Row of Women All in Chadors, Iran
From the Iran II collection
(The Intro below is from Iran I)
I went to Iran in 1971 to work on a book of the 2500th celebration of the formation of the Persian Empire.
It was instant culture shock. I had never experienced heat (like this) before. On a less that 110°F day I saw a security guy sitting at his desk with a heater to mitigate the cold.
Security was unbelievably tight. Everybody had to wear photo ID. That included people like Haile Selassie and Ferdinand Marcos. You get the idea. People with machine guns were every few feet. The Shah was in power at the time and I was supposed to photograph him (no photographers used the expression “shoot someone” the entire time I was there).
I passed the assignment to Burt Glinn because he was better dressed than I was and had brought a tuxedo along. I am always the worst dressed person in the room so they were relieved not to have me visible to VIPs.
The celebration itself took three or four days as I remember it. Then we went off to other places to “shoot Iran”.
I was arrested the first day of the trip because of lack of proper ID. I showed the police my photo ID for the “2500thCelebration of the Founding of the Persian Dynasty”. He said that was yesterday. “Today you need new ID.”
Of course it was all resolved because our guide knew a guy who knew a guy who knew the cop I was dealing with.
Contrary to most of my trips that ended up with me photographing mostly people, in Iran, I was amazed at the architecture, the interiors, and the landscape, as well.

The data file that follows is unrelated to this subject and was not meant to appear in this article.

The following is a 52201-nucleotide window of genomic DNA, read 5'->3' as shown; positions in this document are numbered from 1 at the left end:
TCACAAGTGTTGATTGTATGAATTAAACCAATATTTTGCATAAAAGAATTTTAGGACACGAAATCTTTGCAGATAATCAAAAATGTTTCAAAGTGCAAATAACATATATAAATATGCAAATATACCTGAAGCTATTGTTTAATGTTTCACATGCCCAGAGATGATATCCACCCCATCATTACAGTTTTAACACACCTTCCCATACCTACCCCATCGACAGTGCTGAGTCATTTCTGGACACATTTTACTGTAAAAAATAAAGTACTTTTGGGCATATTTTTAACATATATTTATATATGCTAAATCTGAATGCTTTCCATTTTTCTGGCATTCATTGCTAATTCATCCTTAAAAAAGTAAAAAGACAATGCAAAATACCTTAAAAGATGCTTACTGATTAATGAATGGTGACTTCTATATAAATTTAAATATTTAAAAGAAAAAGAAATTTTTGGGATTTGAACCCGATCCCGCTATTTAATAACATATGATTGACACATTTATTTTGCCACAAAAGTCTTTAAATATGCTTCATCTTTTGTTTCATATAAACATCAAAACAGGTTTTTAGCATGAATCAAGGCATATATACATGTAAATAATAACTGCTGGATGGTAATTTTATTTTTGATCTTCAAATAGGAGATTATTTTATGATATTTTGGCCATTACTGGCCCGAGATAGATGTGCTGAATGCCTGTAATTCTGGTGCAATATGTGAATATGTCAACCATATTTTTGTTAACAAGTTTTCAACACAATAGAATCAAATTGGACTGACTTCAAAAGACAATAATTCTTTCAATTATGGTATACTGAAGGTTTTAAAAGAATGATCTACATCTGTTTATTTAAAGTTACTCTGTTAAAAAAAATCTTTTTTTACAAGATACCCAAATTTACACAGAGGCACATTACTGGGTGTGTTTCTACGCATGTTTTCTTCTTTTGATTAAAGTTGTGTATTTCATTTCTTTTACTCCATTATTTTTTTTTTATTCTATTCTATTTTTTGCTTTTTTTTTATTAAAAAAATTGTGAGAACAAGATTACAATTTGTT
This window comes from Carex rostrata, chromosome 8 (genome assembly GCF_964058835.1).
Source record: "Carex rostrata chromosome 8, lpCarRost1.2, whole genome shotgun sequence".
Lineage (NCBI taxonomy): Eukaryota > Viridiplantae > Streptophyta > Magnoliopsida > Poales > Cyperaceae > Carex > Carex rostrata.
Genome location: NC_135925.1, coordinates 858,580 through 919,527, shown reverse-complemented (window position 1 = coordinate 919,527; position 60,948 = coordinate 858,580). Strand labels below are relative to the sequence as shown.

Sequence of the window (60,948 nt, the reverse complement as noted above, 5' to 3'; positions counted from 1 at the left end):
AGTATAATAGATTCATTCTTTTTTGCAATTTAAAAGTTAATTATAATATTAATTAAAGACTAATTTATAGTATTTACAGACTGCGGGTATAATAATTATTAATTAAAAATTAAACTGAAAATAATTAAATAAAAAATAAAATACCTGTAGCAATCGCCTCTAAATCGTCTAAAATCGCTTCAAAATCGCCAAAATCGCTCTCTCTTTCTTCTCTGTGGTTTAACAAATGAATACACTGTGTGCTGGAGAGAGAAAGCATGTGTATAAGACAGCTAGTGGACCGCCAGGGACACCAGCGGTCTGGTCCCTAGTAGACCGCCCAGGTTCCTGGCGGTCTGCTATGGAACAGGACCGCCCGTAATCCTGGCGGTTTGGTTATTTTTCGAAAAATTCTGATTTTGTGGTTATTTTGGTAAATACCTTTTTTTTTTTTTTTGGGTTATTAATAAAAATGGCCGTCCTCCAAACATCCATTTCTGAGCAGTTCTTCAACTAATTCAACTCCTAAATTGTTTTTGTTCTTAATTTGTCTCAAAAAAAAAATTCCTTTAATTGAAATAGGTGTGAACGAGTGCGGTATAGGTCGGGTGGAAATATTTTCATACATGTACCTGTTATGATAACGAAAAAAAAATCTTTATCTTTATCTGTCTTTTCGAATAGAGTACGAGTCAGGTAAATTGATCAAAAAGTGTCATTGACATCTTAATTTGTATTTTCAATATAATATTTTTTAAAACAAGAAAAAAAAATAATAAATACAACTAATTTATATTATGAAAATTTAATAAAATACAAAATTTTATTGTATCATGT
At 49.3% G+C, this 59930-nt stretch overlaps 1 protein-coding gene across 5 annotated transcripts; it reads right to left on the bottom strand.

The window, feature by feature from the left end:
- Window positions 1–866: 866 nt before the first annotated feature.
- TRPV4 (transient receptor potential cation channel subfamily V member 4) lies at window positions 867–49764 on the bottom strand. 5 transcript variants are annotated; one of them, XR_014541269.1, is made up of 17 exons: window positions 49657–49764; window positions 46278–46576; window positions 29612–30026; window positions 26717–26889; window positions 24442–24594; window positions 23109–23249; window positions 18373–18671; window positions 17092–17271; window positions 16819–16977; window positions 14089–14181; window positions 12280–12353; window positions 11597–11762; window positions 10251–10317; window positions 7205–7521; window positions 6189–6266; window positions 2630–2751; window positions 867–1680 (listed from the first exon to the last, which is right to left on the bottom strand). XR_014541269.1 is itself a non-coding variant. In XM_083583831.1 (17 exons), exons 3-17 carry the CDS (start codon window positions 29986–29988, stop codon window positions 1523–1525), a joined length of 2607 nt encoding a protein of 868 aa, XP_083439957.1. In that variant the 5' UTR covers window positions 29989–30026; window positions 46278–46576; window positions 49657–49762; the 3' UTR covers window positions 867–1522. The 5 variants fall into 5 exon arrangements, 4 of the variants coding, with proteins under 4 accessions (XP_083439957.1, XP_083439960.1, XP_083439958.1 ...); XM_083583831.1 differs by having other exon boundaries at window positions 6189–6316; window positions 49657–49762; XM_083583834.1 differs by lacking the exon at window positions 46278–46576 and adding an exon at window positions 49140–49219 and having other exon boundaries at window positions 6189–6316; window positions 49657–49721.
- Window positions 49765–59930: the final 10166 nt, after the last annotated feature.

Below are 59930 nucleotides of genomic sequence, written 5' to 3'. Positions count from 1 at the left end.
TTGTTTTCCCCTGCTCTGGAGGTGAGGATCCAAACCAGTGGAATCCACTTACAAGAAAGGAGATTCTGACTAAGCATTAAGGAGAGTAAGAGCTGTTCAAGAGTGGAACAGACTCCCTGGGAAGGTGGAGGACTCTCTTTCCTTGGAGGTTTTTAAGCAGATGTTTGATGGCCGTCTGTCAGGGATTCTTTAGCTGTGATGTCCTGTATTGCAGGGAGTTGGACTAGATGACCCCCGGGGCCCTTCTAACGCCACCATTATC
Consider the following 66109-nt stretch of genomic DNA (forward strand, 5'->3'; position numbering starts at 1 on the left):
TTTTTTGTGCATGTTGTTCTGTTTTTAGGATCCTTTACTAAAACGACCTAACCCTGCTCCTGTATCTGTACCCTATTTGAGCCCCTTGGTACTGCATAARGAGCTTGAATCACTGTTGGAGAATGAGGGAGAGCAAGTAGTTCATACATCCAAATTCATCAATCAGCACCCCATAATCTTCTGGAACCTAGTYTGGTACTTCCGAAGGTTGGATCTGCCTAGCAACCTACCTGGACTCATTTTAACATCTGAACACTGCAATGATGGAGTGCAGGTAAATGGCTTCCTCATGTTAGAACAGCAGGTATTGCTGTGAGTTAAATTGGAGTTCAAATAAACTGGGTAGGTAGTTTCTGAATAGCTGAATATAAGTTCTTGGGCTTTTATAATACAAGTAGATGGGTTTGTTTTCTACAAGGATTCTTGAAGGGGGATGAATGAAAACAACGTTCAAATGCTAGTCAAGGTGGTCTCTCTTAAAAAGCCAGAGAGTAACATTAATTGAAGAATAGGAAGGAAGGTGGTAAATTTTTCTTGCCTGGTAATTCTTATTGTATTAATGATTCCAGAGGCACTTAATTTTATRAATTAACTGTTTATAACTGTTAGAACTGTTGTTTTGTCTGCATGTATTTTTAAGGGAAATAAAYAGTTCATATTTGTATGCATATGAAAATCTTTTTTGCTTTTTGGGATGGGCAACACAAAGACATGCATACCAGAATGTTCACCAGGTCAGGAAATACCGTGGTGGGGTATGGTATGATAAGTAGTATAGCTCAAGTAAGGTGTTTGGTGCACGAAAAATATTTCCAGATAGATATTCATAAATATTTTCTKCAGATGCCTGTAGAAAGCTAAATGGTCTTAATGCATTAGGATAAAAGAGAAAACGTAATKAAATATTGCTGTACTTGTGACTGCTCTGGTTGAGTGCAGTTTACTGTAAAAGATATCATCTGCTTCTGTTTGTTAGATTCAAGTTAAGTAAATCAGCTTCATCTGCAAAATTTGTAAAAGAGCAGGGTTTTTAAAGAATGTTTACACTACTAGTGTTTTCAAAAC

It was an overwhelming trip. A kaleidoscopic journey that I still count as one of my favorite experiences.
I am saddened by what has happened since then, but I feel that it will inevitably change as all political relationships do.
Paper & Printing
Epson Legacy Baryta
Baryta paper has a white, smooth satin finish with the look and feel of the revered silver halide F-surface darkroom papers and provides excellent image permanence.
13x19 prints are placed on backing board inside a clear plastic bag. They are then packaged in a custom 15x21x3 corrugated box protected inside 3 inches of charcoal foam. More about shipping...
20x30 prints are shipped flat in MasterPak PrintPak Art Shipping Sleeves. A "container within a container" with multiple layers of protection.
Dye-Sublimation onto Aluminum (Metal)
Transferring the print to aluminum produces a vivid, archival quality print that is scratch resistant, doesn’t require glass or framing, and is lightweight and easy to hang. More about the paper...
Metal prints are shipped in a sturdy 44x63x3 wooden crate. More about shipping...